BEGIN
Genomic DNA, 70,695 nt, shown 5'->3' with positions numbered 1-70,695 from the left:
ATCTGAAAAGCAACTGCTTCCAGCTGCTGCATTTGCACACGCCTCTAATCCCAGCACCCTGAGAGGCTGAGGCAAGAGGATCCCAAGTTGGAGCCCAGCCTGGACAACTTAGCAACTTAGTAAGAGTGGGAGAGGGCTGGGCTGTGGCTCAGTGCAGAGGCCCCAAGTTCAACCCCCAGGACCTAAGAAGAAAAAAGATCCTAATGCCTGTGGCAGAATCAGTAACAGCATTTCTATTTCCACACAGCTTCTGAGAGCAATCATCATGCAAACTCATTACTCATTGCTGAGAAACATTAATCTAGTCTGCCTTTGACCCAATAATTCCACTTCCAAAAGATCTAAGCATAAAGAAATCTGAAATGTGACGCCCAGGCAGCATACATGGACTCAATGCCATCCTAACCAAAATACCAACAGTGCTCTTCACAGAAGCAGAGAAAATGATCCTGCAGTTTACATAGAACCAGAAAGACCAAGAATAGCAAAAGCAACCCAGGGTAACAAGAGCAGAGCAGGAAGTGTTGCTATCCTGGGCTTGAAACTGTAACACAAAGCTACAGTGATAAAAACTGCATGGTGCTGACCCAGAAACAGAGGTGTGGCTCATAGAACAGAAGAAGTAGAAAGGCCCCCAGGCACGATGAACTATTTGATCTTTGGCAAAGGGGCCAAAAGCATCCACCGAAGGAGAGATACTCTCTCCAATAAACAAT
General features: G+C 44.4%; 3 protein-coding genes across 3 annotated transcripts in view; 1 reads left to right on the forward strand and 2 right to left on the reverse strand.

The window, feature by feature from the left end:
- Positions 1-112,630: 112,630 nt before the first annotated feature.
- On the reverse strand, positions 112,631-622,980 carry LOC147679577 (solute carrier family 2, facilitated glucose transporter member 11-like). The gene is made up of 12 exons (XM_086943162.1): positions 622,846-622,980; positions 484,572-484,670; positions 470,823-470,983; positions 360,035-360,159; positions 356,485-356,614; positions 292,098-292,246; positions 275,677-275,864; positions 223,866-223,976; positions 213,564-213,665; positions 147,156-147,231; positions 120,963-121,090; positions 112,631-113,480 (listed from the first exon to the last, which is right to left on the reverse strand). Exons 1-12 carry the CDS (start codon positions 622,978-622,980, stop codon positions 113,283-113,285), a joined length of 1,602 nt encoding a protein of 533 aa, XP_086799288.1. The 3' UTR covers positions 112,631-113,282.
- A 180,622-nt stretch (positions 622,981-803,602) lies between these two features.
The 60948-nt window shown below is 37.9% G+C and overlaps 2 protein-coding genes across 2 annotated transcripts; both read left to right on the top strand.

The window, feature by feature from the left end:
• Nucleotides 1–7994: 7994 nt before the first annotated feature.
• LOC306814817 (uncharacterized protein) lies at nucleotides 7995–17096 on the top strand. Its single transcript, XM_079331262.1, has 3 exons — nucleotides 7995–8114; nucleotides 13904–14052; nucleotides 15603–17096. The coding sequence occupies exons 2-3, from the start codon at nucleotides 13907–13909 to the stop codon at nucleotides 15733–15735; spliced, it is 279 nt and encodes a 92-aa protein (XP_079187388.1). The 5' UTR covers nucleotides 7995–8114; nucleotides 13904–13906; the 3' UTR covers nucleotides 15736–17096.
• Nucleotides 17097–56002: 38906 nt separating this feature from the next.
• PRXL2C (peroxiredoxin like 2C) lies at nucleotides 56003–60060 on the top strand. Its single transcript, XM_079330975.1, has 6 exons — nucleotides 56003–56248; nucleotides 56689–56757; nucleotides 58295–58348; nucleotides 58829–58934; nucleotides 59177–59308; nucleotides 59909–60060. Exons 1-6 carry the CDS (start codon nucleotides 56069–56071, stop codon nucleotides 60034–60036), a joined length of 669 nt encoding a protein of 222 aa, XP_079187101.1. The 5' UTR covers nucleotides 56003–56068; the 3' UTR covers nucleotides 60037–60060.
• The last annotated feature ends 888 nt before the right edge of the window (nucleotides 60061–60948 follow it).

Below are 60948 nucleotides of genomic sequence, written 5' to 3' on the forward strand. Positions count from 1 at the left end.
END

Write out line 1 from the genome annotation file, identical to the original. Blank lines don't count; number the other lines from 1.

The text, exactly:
Genomic DNA, 70,695 nt, shown 5'->3' with positions numbered 1-70,695 from the left: